Juneteenth (variously called Emancipation Day, Jubilee Day, Freedom Day, or Cel-Liberation Day) is a holiday that commemorates the date when news of the Emancipation Proclamation reached the enslaved black people in Texas. “Juneteenth” is a portmanteau word formed from “June” and “nineteenth.”
Although the Emancipation Proclamation went into effect on January 1, 1863, enslaved Texans were not apprised of this fact until Union Major General Gordon Granger issued General Order No. 3 in Galveston, on June 19, 1865 (Acosta, 2020). While the text of General Order No. 3 announced that “all slaves are free,” it also stated that “Freedmen are advised to remain in their present homes, and work for wages.”
In Austin, freed persons organized the first Emancipation Day celebrations in what is now Eastwoods Park, just north of present-day Dean Keeton Boulevard (Hasan, 2017). Photographs of Austin’s Juneteenth observances in 1900, taken by a Mrs. Grace Stephenson, including this one of celebrants, are available in The Portal to Texas History. According to the Portal metadata, Mrs. Stephenson later sold her photos, along with a report of the day’s festivities, to the San Francisco Chronicle. A search for the article in America’s Historical Newspapers was unsuccessful. A reference staffer from the San Francisco Public Library replied that SFPL is unable to respond to these kinds of reference questions at the moment.
As freed persons dispersed from Texas, they carried with them the tradition of celebrating emancipation on June 19th. The database African American Newspapers, Series 1 has several articles about communities’ Juneteenth celebrations. The earliest reportage was published in the Parsons (KS) Weekly Blade, in 1895.
|Enlarged images of Juneteenth coverage in the Parson’s Weekly Blade from June 22, 1895
In 1979, Texas State Representative Al Edwards (D-Houston) introduced House Bill 1016, legislation that led to Texas becoming the first of these United States to declare Juneteenth an official holiday. Today, Juneteenth is an official holiday or observance in 46 states and the District of Columbia (National Juneteenth Observance Foundation, n.d.). While not observed by the University of Texas, Juneteenth (Emancipation Day) is an official public holiday in the state of Texas. Do not get too excited by this, as the state of Texas also lists Confederate Heroes Day on its official calendar of holidays (Texas State Auditor’s Office).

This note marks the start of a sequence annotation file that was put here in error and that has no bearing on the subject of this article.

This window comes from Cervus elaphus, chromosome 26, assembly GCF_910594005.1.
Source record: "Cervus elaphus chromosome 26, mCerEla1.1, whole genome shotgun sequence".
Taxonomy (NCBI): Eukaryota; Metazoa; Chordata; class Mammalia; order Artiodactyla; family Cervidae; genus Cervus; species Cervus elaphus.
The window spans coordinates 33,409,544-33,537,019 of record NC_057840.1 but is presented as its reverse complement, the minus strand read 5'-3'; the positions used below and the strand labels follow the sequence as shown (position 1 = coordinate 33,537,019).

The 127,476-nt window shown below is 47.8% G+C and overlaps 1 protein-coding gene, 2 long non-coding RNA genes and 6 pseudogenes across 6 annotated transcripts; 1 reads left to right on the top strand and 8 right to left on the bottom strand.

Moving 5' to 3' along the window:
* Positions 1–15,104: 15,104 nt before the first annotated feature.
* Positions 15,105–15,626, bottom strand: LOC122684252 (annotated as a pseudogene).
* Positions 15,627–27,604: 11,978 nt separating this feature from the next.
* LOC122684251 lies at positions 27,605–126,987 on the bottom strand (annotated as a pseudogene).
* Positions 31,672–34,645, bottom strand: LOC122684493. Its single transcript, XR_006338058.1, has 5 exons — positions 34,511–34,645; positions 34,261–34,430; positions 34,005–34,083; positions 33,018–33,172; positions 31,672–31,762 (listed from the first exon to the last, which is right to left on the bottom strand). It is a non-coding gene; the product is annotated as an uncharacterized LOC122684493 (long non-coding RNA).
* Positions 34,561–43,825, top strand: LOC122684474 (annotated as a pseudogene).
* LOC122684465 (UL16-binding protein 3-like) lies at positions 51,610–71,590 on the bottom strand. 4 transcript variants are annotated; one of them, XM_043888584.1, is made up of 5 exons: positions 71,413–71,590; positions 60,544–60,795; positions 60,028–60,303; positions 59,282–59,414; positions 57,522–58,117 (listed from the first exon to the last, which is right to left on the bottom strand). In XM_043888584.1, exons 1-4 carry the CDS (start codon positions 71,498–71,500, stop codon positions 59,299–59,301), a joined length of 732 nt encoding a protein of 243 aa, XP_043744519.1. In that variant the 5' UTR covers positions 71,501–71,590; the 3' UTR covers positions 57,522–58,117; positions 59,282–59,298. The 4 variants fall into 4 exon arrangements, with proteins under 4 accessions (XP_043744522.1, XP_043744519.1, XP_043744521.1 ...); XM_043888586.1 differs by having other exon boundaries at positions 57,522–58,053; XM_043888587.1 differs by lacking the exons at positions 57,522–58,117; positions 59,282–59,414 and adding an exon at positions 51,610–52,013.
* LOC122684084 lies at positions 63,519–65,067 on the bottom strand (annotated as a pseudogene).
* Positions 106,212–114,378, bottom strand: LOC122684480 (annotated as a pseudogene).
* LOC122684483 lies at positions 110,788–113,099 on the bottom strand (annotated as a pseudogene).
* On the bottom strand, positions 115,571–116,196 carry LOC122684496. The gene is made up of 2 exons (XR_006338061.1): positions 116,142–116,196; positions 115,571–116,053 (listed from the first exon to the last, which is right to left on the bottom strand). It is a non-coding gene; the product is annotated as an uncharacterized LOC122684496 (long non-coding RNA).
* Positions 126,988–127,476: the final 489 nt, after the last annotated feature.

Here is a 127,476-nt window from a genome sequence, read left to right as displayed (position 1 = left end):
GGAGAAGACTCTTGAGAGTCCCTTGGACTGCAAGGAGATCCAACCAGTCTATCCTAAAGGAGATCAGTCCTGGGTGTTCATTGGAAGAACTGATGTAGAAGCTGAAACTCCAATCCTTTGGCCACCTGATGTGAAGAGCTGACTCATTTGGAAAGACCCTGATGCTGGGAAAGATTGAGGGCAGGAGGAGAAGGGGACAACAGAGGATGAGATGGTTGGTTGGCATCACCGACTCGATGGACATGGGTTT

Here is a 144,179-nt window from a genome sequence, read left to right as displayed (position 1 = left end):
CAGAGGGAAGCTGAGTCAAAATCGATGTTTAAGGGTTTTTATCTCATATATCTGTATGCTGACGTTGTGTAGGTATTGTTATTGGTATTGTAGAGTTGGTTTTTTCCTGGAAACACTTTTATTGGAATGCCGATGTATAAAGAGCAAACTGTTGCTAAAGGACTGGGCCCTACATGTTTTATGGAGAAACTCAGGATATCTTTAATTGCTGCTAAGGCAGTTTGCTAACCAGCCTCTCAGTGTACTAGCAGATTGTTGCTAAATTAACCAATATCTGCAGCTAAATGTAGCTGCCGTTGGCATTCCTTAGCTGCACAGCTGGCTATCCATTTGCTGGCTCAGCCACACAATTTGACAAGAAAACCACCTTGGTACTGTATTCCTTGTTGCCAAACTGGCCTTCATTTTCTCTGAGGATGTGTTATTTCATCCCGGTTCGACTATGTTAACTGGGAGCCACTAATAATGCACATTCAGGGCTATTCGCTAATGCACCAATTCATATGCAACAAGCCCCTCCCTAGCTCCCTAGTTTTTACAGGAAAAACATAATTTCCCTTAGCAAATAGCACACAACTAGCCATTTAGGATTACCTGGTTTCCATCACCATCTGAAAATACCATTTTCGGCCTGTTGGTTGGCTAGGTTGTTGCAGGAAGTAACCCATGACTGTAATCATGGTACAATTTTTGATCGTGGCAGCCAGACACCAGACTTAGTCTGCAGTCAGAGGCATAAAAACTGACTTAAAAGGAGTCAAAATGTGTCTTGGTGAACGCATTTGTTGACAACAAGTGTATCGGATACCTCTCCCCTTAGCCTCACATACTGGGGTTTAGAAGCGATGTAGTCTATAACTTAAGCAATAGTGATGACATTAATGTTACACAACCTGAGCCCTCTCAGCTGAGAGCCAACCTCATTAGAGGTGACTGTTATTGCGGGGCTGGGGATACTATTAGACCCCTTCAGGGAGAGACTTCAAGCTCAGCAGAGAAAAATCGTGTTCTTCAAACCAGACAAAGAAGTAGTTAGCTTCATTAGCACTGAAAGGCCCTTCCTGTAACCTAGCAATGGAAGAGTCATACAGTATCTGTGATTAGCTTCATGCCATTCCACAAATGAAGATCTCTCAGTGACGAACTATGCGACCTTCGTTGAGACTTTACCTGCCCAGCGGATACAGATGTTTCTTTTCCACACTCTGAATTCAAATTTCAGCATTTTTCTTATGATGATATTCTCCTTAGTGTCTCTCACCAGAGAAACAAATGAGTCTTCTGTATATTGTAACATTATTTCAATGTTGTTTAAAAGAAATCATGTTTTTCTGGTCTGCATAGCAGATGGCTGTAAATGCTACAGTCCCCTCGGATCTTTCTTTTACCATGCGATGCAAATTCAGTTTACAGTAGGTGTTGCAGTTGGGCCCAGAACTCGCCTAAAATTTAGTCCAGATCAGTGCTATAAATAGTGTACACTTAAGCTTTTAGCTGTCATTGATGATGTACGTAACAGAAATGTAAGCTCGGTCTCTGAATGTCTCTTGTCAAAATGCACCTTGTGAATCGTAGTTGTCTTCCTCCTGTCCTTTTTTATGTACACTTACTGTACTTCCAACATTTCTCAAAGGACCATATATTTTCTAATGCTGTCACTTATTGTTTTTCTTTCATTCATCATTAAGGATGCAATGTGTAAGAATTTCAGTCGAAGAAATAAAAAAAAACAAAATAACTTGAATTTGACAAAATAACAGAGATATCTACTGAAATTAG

The United Kingdom, which abolished the slave trade in 1807, and passed the Slavery Abolition Act nearly 30 years before the United States, has a related observance on 18 October—Anti-Slavery Day, whose unfortunate name raises inescapable questions about the other days of the year.
This year, with parades and gatherings being deemed unwise, Austin celebrates Juneteenth virtually. Stay Black and Live will be held online from 6 to 10 p.m. on Friday, June 19, 2020. There will almost certainly be a performance of “Lift Ev’ry Voice and Sing,” also called the Black National Anthem. Learn the words, learn the tune, raise your voices in song on Friday, and raise your voices in citizenship every day.
Selected Resources from the UT Libraries
- Abernethy, Francis E., ed. (1996). Juneteenth Texas. Denton, TX : Texas Folklore Society.
- African American Newspapers, Series 1, https://guides.lib.utexas.edu/db/618 and Series 2, https://guides.lib.utexas.edu/aans2
- African American Newspapers: The 19th Century. https://guides.lib.utexas.edu/db/10
- African American Periodicals. https://guides.lib.utexas.edu/aap
- Jordan, D., & Jordan, D. (2008). Juneteenth. (2nd ed.). Chicago: Heinemann Library.
- “Describes the holiday known as Juneteenth Day, which has roots in Texas and which celebrates the end of slavery in the United States.”
- Sierra, Sali. (1988). Juneteenth and other freedom celebrations. Chicago: Society for Visual Education, Inc. [filmstrip]